This blend is also fantastic in tereré and is a great example of Argentine yerba mate that makes a perfect Paraguayan drink. It has everything that a proper Paraguayan tereré is known and loved for — savory spiciness and woodiness with the right amount of bitterness and a very slight sweetness. The flavors are not bleak and cold water releases them nicely and fully. Even the added herbs sort of “emulate” the fresh yuyos that are typically added to tereré in Paraguay — boldo is more dominant out of two flavorings, providing that unique camphor aspect to the taste. Mint is also present in the flavor, but it is very subtle, reminding me of Kurupí Clásica that also had that slight hint of mint, despite being an unflavored yerba mate. Since Cruz de Malta Boldo y Menta is flavored with mint, I kind of wish it would be more pronounced and fresh in tereré. On the other hand, mint can easily overshadow all the other flavors, so that’s not something I am disappointed about.
Although boldo was almost unnoticed in the taste, it really started to shine in the finish of this hot mate, providing that extra bitterness and pleasant medicinal camphor note. Long and noticeable finish of Cruz de Malta Boldo y Menta with a fresh minty background may not make this mate very drinkable but serves as a nice final chord to those bright earthy and herbal flavors.
Boldo is pronounced and aplenty to entertain you with an array of spicy and woodsy flavors in the aftertaste of tereré aswell. Cruz de Malta Boldo y Menta also felt more drinkable in cold water, despite having as equally strong finish as the hot mate.
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Coming from Cruz de Malta Tradicional, I had high hopes for this hot mate in regard to its durability. Luckily it didn’t disappoint — Cruz de Malta Boldo y Menta had the same long durability — on average it became lavado after around 30 refills, which is very impressive.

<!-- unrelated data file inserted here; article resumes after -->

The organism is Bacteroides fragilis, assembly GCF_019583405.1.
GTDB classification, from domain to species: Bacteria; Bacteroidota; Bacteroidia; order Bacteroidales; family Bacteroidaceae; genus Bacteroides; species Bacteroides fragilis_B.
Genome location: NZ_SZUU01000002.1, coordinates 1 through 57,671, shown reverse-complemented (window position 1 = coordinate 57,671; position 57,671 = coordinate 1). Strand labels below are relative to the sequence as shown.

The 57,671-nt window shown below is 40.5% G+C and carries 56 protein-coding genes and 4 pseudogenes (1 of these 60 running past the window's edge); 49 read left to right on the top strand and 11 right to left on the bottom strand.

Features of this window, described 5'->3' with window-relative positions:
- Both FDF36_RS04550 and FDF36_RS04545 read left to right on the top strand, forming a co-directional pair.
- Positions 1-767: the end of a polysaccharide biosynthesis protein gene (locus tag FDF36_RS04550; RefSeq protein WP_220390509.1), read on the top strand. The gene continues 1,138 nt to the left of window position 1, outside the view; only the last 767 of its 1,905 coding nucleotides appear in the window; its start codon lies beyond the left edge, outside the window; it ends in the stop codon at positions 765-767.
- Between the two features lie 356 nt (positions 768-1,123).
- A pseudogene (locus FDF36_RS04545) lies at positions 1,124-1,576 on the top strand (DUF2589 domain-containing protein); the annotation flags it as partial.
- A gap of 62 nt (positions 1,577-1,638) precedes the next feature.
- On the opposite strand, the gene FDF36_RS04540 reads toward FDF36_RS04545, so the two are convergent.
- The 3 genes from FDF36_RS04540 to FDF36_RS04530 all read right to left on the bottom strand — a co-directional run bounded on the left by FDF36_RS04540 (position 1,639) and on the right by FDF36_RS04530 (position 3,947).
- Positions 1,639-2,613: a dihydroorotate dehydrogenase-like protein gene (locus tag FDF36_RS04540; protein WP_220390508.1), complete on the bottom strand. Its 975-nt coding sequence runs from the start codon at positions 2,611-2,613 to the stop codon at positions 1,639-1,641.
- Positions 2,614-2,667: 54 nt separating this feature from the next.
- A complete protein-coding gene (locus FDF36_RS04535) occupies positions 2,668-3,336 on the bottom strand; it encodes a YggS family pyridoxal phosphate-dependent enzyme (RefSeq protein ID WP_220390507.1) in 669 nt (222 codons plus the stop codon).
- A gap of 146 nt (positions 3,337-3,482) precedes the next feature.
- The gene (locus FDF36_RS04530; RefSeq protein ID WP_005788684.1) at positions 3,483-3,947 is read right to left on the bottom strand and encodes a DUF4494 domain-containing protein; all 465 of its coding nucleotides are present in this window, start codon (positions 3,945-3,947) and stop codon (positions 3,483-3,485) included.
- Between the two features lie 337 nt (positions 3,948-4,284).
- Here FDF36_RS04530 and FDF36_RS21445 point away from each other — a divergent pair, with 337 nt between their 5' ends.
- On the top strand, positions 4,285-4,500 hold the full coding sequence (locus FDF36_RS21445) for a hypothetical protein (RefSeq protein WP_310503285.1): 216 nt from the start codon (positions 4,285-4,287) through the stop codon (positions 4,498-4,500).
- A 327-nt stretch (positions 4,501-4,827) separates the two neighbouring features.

Tereré from this yerba mate was shorter — on average it took around 20 refills of ice-cold water to become lavado. Flavors peak in the middle of the session, around 10 refills in, and gradually become washed by the end of it.
The last thing you want while drinking mate is to constantly re-heat your water or add more ice to it.
No matter if it's hot mate or cold tereré,
or a very popular in South America
Cruz de Malta Boldo y Menta has an amazingly smooth yet strong energizing effect — gradual and sustainable, this mate never caused caffeine crash when drank hot and was a perfect morning mate. Despite being highly energetic, it was also fine to drink in the afternoon and even in the evening, as it never had a bad effect on my sleep.
Cruz de Malta Boldo y Menta is also very invigorating and refreshing in cold water — unlike hot mate, tereré was too overpowering to drink in the evening. The energy was not as gradual, which is fine for mornings, but pretty uncomfortable for evening drinking. I would recommend to enjoy tereré from Cruz de Malta Boldo y Menta in the morning only and try to slow down your drinking cadence so that the energy won’t hit you too fast and hard.
What are your thoughts on Cruz de Malta Boldo y Menta? Comment below!
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Pronounced [YER-bah MAH-teh] (or [SHER-bah MAH-teh] in Rioplatense Spanish). Also known as Ilex paraguariensis, a holly plant natively grown in South America, particularly in Northern Argentina, Paraguay and Southern Brazil (the term erva mate is used there more often). Yerba mate is used to make a beverage known as mate in Spanish, or chimarrão in Portugese. Oftenly, the term yerba mate is used to describe not only a plant, but also a final product of grinding, drying and aging the plant. Wikipedia article
Pronounced [MAH-teh]. Traditional South American caffeine-rich infused drink, very popular in Argentina, Paraguay, Uruguay and Southern Brazil (the term chimarrão is used there more often). It is prepared by steeping dried leaves of yerba mate in the gourd. Sometimes the gourd itself is referred to as mate. Wikipedia article
Infusion of yerba mate, similar to mate but prepared with cold water and ice. Most popular way of consuming yerba mate in Paraguay. Usually is drank with addition of yuyos from guampa. Wikipedia article
When mate is prepared traditionally, a mountain of yerba is yerba that is located inside the gourd in form of slope, that is exposed to hot water while drinking. Proper mountain of yerba will be always half-dry and half-wet, which results in more balanced and long mate. On the opposite side of mountain is the water hole.
Plural of yuyo. In Spanish, term yuyos is used to describe any kind of wild herbs used as a condiment for food or drink. Yuyos as a tereré condiment are very popular in Paraguay and are used as a flavor enhancement or for their medicinal properties.
Spanish adjective which means washed. Used as a term to point out that all the flavors “washed away” from mate and it becomes tasteless. The more refills yerba mate can take before becoming lavado, the longer durability it has.